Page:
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Faculty of Economics

A student at the Faculty of Economics has received no less than three awards for his paper on the effect of monetary policy on macroeconomic downside risk, and how this can support stock markets in a recession.

 

Niklas Schmitz

Second-year Economics PhD student Niklas Schmitz has received three awards for his paper which he presented in different conferences.

“I’m thrilled and delighted,” he says. “It is very hard for early-stage PhD students to get attention for their research and present it to a wide audience. The awards have allowed me to gain much more publicity for my work. Beyond that, they provide a welcome motivation for future projects and have put me in touch with fascinating researchers.”

He is one of the graduate students in the macroeconomics group within the Faculty of Economics, and is supervised by Chryssi Giannitsarou and Elisa Faraglia. He was commended for his paper that looked at why stock markets react to monetary policy decisions.

“My paper takes a particular look at recessions and proposes one reason: In crisis times, monetary policy actions can affect the probability of bad macroeconomic outcomes for the near future,” says Niklas Schmitz. “If monetary policy is effective in reducing downside risks to the economy, investors should be more inclined to invest in risky assets such as equities.”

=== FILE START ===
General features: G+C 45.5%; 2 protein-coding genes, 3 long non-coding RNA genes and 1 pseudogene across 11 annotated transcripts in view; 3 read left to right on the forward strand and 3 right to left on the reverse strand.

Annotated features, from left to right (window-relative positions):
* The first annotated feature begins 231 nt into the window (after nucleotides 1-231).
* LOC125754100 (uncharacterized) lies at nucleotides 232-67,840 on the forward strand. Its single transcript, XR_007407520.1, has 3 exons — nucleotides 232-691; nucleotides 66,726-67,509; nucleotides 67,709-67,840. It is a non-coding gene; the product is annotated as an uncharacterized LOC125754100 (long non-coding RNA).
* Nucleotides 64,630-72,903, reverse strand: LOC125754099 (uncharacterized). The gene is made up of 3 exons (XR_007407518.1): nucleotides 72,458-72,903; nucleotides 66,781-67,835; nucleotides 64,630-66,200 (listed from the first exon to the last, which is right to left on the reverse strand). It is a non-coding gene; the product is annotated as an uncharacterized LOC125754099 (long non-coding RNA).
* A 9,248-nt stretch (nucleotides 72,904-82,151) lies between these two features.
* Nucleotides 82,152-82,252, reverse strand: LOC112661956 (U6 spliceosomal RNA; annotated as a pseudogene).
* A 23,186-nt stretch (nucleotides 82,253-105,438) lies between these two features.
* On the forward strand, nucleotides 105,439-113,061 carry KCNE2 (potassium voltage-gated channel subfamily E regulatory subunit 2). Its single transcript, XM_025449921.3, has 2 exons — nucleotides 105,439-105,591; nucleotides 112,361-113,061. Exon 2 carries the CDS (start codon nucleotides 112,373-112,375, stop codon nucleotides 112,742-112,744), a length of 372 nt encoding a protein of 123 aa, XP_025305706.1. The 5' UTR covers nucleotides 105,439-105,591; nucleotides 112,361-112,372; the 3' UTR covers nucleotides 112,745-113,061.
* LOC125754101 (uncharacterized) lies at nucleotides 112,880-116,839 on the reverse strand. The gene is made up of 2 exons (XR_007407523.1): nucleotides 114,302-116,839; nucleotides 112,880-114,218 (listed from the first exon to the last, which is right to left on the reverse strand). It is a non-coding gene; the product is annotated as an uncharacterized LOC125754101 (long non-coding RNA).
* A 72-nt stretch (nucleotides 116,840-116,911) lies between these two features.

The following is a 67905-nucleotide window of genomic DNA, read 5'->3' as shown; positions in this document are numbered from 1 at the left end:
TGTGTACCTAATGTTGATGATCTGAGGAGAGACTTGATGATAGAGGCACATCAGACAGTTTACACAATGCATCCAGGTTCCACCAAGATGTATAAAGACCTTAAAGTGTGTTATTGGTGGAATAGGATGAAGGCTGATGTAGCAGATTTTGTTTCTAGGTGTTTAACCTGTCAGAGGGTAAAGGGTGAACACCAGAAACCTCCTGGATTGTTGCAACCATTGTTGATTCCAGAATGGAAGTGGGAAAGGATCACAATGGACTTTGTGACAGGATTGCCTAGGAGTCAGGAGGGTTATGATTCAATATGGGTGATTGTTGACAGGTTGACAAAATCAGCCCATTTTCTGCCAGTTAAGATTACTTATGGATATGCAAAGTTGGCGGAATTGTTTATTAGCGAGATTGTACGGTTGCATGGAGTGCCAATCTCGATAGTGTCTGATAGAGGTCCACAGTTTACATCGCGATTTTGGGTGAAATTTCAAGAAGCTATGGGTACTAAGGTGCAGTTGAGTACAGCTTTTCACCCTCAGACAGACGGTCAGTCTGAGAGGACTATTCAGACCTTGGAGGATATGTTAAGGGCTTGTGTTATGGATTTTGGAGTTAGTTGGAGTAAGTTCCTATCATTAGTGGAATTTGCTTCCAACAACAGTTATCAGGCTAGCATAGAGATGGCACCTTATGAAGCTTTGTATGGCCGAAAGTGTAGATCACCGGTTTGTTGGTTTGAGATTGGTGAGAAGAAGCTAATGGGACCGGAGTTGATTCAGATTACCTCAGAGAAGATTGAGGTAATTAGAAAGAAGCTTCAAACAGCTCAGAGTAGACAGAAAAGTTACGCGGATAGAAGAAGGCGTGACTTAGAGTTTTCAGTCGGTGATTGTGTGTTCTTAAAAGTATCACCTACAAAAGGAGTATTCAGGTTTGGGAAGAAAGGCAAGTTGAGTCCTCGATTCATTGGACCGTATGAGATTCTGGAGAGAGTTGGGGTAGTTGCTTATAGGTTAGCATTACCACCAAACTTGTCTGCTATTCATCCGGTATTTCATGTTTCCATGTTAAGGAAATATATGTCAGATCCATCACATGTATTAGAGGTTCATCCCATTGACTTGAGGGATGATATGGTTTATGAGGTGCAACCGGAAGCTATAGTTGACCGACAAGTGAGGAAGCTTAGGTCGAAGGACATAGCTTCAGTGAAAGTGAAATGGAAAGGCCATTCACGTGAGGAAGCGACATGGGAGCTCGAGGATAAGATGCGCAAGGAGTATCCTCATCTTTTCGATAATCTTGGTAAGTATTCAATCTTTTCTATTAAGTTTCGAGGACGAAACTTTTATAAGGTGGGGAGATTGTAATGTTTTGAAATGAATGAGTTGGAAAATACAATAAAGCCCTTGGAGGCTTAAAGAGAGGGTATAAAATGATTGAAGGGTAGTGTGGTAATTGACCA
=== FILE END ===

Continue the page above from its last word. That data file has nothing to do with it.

His paper concludes that monetary policy can have a powerful effect on equity markets.

The paper is called “The Downside Risk Channel of Monetary Policy”. It has won the following awards:

 

  • Cambridge Finance Best Student Paper Award 2022

  • Best PhD Student Paper at the IAAE [International Association for Applied Econometrics] Conference

  • Young Economist Prize of the Qatar Centre for Global Banking & Finance

 

The full paper is available at : https://drive.google.com/file/d/1D1VDwbm1ifwRAQMuGTZpA6vzwYagmdsY/view

 

Niklas Schmitz is awarded the Young Economist Prize of the Qatar Centre for Global Banking & Finance

 

Tags:

Awards

Recession

Monetary Policy

Macroeconomics

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